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Mildred Jessie Robinson

Epithet: International cyclist (1924-1994)

Record type: Biographies

Biography: From ‘New Manx Worthies’ (2006):

Millie Robinson came with her parents, six brothers and two sisters during the 1930s from a farm in the Irish Free State (now the Republic of Ireland) to live in Peel. She attended Peel Clothworkers' School. As soon as she was old enough, she joined the wartime Women's Land Army, a job which she much enjoyed.

She started competitive cycling in 1949 in local grass track events such as the Andreas Sports, and then joined the Manx Viking Wheelers Cycling Club. From then on all her time and money were devoted to training and racing. After being successful on Manx roads she began to travel to England to race as often as finances would permit; at that time amateurs received no financial help whatsoever.

In 1955, with her friend Ann King, she decided to move to England to pursue her interest in cycling. She kept herself by working in her brother's haulage firm in Leeds. During the following years she won the National 25 Mile Time Trial three years in succession and was also the British Best All Rounder over 25 miles, 50 and 100 miles. The trophy for this was presented to her at the Royal Albert Hall in London in front of some 6,000 people. On this occasion the master of ceremonies, according to one newspaper report, introduced her by saying 'Now we come to that outstanding and popular rider, the finest produced by the Isle of Man', and there was a roar of applause.

Millie was the winner of numerous events in England, both time trials and massed start events, and she won the Massed Start Championship.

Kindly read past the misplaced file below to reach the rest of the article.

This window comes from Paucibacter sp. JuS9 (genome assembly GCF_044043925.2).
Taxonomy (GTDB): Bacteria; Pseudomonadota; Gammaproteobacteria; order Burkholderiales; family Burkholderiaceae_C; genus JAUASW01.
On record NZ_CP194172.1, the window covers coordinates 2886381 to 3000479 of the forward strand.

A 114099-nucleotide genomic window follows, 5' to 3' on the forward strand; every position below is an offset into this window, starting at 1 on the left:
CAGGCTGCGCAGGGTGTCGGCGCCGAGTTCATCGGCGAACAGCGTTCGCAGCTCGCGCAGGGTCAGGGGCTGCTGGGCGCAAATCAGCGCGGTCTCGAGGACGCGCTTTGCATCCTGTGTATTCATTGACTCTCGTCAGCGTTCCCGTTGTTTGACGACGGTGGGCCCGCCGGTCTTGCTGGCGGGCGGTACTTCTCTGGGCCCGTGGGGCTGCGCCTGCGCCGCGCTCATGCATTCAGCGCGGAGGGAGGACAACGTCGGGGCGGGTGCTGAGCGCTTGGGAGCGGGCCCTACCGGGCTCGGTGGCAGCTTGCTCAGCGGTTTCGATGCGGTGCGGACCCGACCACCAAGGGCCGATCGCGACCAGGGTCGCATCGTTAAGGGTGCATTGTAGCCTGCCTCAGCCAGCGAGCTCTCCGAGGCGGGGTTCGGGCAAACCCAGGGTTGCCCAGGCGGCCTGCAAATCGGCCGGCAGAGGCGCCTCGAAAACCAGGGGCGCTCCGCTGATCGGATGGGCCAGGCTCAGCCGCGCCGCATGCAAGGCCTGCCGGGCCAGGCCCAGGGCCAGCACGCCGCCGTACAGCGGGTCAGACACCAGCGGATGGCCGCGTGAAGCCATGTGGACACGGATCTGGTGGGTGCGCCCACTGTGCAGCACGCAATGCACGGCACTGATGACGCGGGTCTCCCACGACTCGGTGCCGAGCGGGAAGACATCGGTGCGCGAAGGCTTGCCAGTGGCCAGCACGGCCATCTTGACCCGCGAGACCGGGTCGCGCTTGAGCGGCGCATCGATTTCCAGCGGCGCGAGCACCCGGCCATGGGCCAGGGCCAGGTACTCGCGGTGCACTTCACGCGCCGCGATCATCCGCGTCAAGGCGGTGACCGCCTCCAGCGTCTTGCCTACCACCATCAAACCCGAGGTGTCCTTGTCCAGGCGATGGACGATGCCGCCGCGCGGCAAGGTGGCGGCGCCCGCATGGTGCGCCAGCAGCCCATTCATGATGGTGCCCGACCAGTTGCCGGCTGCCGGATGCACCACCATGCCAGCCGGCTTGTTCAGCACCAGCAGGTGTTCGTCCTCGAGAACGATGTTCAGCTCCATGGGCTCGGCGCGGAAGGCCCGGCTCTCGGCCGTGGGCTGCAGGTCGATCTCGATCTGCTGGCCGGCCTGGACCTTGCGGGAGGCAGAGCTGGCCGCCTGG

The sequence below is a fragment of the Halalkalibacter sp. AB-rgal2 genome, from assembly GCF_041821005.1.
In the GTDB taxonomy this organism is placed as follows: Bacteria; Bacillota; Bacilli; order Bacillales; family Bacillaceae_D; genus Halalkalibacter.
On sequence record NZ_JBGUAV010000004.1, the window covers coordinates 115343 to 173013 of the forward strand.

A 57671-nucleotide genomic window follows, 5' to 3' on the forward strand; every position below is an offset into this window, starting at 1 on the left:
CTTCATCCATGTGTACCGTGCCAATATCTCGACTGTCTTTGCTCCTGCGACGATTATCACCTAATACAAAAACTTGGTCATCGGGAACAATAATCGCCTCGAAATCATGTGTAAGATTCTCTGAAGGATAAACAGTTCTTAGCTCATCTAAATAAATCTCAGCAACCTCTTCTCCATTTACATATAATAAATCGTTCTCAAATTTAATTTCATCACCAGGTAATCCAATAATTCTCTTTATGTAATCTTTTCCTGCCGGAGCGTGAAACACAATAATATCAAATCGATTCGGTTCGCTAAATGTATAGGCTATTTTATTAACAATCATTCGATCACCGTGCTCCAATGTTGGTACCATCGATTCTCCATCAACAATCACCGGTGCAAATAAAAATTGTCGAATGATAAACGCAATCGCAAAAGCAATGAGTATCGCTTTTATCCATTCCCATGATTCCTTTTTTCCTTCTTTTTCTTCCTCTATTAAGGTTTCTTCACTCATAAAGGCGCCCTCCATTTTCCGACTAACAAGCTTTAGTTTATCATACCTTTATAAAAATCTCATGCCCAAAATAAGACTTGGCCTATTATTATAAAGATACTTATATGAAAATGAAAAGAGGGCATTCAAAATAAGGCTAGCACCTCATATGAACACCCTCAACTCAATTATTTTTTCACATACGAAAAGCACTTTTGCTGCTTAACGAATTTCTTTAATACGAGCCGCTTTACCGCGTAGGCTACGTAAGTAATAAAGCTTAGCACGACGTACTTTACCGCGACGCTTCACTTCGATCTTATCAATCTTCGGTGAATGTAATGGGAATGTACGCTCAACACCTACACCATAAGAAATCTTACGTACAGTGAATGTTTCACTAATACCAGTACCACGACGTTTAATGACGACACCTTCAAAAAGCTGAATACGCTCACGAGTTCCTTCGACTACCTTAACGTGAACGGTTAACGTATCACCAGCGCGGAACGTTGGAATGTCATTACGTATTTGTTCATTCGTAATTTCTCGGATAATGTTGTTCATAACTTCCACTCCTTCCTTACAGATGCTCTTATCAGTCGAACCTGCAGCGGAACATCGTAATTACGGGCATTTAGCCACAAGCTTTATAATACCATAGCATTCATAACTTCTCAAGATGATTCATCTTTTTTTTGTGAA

She was the winner over many years, during Cycling Week on the Island, of the Ellan Vannin 25 mile event and, in 1953, was the first-ever winner of the Green Final Trophy for Sportsman of the Year. In 1956 she was honoured in London at the Sportswoman of Britain dinner as the representative for cycling. Millie broke three world records on the track in Italy, at Milan, including the one-hour record. She was also winner of the first two international stage races, held over three days and five days respectively, promoted for women in France.

In 1960 she decided to retire from competitive cycling and returned to her roots in the Island. She went into partnership with Norman Howell, also from the cycling world, to form the signwriting business Howell & Robinson which operated successfully for a good number of years in Westmoreland Road, Douglas. Still very interested in sport, she became a successful sailing enthusiast, taking part in both dinghy and cruiser racing. In 1978 she took up golf, and with her usual determination to succeed soon became a proficient player. Millie's work career took another turn when she became an officer in the women's wing at Victoria Road Prison.

In addition to her lifetime's involvement in sports, Millie Robinson was a member of the Isle of Man Natural History and Antiquarian Society, the Manx Conservation Trust, Onchan Horticultural Society, the Isle of Man Victorian Society and the Manx Ornithological Society. Among her peers, she was regarded as being an excellent example of what a sportsperson should be; always pleasant, friendly and very popular. She died in 1994 and her ashes are scattered in the Garden of Remembrance at the Borough Cemetery.

Biography written by Ann Harrison (nee King).

(With thanks to Culture Vannin as publishers of the book: Kelly, Dollin (general editor), ‘New Manx Worthies’, Manx Heritage Foundation/Culture Vannin, 2006, pp.415-6.)

Culture Vannin


Gender: Female

Date of birth: 3 December 1924

Date of death: 23 January 1994

Name Variant: Robinson, Mildred Jessie 'Millie'


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